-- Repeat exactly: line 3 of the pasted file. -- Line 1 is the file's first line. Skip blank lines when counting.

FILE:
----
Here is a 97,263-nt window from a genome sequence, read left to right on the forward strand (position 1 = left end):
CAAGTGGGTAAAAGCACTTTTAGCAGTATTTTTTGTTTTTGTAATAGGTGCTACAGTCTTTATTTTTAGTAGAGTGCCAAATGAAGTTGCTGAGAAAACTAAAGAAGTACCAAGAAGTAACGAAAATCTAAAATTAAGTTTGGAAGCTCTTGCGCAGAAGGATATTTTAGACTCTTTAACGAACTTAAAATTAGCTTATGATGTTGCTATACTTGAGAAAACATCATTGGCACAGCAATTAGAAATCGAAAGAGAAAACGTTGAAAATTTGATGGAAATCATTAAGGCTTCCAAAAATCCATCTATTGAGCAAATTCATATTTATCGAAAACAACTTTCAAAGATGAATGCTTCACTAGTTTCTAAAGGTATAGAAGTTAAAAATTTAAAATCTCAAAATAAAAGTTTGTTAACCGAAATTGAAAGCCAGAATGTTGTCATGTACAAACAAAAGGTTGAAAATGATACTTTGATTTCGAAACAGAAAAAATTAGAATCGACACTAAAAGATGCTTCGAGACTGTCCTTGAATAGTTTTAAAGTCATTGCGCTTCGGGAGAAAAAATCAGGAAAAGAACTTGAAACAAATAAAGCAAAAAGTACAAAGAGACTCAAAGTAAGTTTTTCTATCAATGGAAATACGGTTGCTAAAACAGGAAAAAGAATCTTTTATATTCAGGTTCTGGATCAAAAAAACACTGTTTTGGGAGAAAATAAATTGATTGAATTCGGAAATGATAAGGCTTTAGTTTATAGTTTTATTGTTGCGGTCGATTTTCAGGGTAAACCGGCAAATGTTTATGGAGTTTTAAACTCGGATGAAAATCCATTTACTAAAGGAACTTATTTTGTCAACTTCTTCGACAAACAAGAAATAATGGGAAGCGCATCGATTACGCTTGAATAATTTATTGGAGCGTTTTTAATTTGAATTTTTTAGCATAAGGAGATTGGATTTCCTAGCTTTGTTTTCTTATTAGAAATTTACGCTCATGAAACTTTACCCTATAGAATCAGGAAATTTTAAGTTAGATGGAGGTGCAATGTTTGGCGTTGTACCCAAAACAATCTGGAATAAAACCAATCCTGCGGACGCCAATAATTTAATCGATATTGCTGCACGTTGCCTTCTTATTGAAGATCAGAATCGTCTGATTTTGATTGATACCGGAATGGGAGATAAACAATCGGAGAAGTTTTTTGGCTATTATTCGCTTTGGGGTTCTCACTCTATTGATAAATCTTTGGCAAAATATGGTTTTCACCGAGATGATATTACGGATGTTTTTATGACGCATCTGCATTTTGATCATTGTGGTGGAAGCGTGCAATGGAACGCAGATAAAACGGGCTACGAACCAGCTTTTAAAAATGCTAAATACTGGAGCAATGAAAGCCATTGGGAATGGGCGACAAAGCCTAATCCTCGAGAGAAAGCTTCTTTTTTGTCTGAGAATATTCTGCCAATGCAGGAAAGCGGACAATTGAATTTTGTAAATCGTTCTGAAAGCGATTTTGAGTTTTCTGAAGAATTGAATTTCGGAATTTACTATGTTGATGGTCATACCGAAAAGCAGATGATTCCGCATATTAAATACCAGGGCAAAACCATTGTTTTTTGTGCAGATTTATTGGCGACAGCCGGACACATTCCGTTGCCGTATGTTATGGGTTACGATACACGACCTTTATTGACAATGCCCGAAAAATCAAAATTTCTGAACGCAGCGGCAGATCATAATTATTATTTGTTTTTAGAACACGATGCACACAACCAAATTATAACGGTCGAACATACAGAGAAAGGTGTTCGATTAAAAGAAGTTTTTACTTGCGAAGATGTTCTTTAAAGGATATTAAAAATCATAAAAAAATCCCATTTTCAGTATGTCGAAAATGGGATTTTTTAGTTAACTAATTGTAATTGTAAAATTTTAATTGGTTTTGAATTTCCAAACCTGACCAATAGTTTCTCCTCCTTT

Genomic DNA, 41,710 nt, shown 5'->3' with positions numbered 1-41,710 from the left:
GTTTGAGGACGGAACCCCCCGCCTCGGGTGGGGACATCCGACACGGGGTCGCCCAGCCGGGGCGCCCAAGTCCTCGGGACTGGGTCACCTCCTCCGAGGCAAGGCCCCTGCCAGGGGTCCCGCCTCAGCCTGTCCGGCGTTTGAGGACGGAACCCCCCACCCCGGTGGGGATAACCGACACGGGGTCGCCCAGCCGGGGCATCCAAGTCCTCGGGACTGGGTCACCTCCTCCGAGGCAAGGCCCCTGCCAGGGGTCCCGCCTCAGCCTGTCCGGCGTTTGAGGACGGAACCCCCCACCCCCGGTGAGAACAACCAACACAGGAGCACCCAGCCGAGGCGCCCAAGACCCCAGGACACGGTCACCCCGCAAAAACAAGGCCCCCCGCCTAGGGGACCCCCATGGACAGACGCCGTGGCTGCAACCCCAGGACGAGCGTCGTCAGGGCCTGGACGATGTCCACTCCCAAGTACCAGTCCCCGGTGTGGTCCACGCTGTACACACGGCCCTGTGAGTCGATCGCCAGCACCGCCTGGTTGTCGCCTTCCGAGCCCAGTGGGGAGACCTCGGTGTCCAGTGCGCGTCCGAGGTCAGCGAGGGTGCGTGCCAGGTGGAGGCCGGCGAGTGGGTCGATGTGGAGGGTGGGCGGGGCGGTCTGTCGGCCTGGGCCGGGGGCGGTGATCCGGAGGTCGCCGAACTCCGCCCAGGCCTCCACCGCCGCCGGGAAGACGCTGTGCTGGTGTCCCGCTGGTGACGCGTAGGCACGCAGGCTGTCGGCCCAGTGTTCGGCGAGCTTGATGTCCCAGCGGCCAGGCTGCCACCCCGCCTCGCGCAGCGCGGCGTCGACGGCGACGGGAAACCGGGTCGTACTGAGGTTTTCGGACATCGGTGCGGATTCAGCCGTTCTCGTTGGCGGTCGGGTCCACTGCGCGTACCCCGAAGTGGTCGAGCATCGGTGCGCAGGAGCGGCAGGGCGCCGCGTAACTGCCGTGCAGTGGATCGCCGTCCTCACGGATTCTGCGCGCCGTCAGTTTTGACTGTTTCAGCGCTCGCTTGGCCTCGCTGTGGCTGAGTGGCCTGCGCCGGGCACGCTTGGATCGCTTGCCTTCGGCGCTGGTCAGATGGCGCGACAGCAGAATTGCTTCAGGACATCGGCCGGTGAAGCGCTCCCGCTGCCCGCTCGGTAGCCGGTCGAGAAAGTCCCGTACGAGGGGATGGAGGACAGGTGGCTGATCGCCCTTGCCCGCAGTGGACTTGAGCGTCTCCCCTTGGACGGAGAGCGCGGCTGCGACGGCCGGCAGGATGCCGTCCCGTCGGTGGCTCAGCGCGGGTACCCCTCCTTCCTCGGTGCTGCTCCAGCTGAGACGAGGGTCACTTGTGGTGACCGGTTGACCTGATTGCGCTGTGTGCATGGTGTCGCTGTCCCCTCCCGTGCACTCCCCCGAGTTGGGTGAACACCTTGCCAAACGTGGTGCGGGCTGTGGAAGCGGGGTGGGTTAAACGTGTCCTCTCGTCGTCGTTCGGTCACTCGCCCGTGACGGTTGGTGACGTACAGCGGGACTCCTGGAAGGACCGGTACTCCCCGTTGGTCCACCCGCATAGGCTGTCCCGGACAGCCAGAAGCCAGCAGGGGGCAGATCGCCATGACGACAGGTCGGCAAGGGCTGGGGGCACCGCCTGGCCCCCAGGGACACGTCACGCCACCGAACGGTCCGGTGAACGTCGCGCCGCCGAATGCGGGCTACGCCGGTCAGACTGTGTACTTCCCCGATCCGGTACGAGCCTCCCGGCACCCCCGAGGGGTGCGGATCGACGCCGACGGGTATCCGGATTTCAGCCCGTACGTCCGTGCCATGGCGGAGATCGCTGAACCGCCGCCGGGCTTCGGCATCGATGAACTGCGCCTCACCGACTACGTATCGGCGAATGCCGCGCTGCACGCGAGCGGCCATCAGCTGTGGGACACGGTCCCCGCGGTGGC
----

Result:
Genomic DNA, 41,710 nt, shown 5'->3' with positions numbered 1-41,710 from the left: